Updated: Jan 30, 2024

While some might enjoy walking in a winter wonderland, if facilities managers aren’t careful, their employees’ journey could include slip, trip, and fall injuries, which can be costly for employers and employees. However, there are ways to be prepared for what Mother Nature has in store.

slip trip and fall legislation

What Are Slips, Trips, and Falls?

The Occupational Safety and Health Administration (OSHA) defines slips, trips, and falls as:

  • Slips: Loss of balance caused by too little friction between your feet and the surface you’re walking on. They occur in the winter because of pavement and sidewalk surfaces that are slippery from snow or ice.
  • Trips: When your feet hit an object and you move with enough momentum to be thrown out of balance. Unsecured floor mats and snow-covered curbs can cause people to trip.
  • Falls: When you move too far off your center of balance. This can happen due to slips and trips and result in injuries and fatalities.

Learn more by reading “ Back to Basics: Slips, Trips, and Falls ” on EHS Daily Advisor .

Injury Statistics

While slips, trips, and falls occur more often this time of year because of snow and ice, these types of incidents are expensive year-round.

The cost of “falls on the same level” for employers is $8.98 billion a year.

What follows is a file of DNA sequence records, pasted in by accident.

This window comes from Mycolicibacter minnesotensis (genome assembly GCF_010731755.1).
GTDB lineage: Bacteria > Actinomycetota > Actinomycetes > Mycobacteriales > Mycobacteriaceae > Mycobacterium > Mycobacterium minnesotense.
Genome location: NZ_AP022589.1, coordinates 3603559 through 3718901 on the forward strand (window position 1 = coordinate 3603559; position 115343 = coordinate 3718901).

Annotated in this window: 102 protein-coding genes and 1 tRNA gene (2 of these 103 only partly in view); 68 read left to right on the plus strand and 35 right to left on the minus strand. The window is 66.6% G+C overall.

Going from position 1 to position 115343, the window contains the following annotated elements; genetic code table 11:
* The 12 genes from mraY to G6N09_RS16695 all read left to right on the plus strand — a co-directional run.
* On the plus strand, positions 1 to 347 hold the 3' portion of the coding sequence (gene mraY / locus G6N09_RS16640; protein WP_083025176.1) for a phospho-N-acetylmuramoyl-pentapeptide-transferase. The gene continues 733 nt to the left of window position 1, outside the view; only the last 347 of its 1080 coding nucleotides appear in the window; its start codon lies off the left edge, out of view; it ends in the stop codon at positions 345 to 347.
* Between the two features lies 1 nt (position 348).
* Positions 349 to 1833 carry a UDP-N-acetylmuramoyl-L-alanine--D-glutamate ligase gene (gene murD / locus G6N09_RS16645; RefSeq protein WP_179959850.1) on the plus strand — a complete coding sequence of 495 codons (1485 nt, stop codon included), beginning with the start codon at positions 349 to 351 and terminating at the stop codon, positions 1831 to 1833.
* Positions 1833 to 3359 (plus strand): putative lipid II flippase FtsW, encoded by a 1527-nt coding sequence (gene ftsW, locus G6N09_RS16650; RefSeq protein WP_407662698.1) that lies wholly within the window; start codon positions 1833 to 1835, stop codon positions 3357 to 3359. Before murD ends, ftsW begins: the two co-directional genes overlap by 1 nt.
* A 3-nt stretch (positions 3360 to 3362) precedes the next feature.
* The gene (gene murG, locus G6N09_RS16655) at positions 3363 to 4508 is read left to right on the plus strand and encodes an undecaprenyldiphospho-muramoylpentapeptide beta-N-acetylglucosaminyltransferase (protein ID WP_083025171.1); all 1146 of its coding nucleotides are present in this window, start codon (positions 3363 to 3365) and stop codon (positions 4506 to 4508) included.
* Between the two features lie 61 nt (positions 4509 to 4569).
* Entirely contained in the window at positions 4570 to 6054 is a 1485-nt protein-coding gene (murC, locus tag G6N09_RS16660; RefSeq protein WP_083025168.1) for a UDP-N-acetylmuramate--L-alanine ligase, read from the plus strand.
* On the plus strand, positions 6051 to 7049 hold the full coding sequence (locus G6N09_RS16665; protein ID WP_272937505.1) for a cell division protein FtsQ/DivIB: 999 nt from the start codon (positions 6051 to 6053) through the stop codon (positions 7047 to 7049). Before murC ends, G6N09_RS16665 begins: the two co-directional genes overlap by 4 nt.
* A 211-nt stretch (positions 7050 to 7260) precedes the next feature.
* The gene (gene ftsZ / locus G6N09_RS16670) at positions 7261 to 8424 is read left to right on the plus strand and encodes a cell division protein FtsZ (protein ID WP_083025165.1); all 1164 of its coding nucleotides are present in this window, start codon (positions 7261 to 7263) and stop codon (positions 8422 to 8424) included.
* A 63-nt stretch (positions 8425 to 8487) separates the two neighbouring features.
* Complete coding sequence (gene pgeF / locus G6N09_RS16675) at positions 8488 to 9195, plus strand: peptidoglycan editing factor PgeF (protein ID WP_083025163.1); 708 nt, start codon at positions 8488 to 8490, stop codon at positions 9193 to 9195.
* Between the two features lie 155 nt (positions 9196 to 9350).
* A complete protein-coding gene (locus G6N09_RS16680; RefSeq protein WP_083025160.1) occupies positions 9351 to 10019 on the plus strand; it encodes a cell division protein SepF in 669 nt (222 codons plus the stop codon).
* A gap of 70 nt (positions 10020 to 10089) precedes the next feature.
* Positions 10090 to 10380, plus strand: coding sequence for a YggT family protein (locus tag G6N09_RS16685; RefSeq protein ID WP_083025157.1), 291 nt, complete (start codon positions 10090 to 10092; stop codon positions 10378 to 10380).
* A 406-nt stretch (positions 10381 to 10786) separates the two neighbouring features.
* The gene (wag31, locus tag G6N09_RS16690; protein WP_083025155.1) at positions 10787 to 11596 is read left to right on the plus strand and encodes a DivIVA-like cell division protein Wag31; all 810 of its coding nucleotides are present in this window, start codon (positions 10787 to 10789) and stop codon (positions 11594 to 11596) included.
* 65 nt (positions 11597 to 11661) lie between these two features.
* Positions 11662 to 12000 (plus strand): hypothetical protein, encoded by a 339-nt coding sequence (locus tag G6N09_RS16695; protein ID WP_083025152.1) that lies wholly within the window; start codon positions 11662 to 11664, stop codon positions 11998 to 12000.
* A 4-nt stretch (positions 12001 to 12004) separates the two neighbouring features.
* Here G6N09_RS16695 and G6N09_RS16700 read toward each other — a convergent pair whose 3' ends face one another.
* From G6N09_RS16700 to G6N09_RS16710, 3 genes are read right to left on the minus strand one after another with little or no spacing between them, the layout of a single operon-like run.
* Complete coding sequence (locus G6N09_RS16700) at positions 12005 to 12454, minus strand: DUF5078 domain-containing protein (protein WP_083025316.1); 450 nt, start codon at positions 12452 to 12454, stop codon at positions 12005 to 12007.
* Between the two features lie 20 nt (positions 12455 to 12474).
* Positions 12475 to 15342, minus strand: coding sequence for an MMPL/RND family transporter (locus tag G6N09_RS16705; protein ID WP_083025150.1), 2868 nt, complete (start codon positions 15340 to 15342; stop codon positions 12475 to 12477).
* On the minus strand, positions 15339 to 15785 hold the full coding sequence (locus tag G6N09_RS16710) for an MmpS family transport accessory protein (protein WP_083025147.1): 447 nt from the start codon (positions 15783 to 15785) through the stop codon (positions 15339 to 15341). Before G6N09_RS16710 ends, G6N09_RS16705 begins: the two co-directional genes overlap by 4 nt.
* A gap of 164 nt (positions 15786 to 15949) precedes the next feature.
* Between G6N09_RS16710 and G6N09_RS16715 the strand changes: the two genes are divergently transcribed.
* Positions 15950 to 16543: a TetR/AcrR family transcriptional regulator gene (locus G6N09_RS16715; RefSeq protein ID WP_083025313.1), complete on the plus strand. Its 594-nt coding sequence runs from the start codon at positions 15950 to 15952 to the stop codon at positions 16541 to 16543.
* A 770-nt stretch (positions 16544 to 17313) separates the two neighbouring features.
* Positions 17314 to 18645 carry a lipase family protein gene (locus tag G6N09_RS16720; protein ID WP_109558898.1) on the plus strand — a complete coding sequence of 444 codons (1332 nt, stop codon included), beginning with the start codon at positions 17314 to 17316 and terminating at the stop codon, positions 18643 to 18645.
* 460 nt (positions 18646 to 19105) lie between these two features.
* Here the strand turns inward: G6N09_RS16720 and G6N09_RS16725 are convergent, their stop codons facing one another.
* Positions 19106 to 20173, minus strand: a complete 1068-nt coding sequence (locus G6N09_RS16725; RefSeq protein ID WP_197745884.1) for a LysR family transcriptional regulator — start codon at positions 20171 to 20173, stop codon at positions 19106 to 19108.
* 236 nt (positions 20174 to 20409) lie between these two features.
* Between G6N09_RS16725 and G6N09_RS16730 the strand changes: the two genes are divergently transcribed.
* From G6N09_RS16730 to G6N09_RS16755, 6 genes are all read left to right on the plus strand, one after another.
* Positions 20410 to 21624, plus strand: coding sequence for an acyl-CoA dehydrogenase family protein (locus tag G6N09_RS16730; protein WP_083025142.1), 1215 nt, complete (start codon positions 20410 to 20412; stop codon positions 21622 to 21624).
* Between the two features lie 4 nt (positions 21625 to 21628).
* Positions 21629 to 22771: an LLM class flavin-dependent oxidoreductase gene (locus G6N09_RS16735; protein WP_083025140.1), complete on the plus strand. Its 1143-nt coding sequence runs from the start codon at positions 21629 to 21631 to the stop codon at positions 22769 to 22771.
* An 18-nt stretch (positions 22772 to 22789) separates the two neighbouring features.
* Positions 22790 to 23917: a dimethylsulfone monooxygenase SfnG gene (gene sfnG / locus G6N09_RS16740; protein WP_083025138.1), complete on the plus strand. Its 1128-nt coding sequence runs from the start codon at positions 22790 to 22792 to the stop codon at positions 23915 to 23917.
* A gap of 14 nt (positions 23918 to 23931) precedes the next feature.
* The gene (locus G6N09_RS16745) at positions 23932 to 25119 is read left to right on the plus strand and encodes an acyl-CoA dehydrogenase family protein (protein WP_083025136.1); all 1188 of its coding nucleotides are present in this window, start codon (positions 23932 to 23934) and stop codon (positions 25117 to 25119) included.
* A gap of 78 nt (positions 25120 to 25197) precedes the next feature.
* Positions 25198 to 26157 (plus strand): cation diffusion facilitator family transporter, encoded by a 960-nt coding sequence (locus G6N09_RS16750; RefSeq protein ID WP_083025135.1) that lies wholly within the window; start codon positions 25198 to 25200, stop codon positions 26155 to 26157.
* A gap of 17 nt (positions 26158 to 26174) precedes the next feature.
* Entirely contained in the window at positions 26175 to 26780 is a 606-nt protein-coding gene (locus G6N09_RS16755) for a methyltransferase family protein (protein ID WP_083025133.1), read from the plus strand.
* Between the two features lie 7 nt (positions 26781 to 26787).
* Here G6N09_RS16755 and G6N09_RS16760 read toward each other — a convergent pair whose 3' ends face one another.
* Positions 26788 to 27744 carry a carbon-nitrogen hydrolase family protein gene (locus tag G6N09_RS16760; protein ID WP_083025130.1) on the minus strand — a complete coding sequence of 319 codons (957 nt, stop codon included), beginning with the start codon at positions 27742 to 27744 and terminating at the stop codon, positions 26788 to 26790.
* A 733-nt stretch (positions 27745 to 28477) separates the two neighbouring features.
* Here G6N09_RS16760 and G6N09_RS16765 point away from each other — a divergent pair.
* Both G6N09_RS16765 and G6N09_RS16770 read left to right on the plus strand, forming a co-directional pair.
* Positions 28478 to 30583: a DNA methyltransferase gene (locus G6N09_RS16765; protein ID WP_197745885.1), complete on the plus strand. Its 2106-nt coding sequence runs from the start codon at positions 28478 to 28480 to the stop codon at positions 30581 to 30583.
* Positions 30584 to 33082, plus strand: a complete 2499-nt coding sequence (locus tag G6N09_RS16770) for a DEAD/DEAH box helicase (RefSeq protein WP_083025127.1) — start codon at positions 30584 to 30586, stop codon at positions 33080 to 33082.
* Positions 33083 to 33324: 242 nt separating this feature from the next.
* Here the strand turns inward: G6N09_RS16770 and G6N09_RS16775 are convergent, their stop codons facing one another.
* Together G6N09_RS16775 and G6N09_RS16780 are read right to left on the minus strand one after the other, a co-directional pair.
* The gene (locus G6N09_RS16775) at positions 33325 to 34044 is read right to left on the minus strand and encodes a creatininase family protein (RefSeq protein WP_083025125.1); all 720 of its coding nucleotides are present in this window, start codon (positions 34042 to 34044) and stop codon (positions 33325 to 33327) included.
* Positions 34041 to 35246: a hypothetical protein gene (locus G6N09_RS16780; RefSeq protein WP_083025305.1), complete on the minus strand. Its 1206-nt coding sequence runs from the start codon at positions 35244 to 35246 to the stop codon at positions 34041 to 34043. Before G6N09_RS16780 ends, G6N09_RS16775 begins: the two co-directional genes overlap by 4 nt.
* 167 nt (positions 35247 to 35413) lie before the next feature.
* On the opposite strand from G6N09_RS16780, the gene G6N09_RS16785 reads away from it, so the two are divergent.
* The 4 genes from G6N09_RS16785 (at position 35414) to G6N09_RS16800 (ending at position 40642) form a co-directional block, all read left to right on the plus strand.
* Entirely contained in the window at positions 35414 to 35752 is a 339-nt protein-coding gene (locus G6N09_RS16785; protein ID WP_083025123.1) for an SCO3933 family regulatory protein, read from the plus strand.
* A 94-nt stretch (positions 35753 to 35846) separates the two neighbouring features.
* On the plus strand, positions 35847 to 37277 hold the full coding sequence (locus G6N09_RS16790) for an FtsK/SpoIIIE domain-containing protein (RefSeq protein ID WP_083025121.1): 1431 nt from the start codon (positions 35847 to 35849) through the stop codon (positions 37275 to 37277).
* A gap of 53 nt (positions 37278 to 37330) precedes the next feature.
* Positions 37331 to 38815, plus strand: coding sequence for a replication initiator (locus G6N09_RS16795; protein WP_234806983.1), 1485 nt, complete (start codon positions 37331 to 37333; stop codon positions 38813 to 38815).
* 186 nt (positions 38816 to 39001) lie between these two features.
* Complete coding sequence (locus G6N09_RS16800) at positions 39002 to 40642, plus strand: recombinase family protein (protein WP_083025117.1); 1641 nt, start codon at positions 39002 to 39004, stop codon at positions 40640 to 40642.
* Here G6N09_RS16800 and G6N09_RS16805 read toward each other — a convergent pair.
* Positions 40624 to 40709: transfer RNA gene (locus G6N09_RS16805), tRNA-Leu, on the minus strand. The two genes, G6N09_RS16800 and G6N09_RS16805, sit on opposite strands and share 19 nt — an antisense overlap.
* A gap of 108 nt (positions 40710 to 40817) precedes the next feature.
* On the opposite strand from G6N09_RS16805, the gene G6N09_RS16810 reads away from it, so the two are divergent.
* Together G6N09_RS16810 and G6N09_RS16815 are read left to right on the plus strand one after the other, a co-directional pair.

According to the U.S. Department of Labor , slip, trip, and fall accidents are:

  • The cause of 15% (12,000 a year) of all accidental deaths;
  • The second-leading cause of accidental deaths, behind motor vehicles;
  • The most frequently reported of all injuries, causing 25% of insurance claims annually;
  • Over 17% of all disabling occupational injuries; and
  • 15% to 20% of all workers’ compensation costs.

In the latest data available, the U.S. Bureau of Labor Statistics shows there were 22 fatalities and 13,960 cases of injuries due to ice, sleet, and snow, with 5,870 injuries requiring a medical visit in 2020. But most of these injuries could have been prevented.

Complying with the Law

Employers should be concerned about winter slips, trips, and falls not just because of possible fatalities and injuries but also because being complacent could lead to civil and criminal penalties for breaking the law. They can avoid this by taking the following steps:

1. Promptly Remove Snow and Ice

According to the American National Standards Institute (ANSI) article on “Winter Slip and Fall Prevention,” after a winter storm, facilities teams should focus on “removal of winter obstructions on walkway drainage systems, stair systems, ramps, and handrails, as well as barricading hazardous areas to discourage pedestrian travel.”

Additionally, keep in mind that snow and ice need to be removed from internal roads, parking lots, sidewalks, and building entrances by using shovels, snow rakes, snow throwers, and snowblowers. Read about the pros and cons of each tool by checking out “ Choosing the Right Tools for Snow Removal ” on Facilities Management Advisor .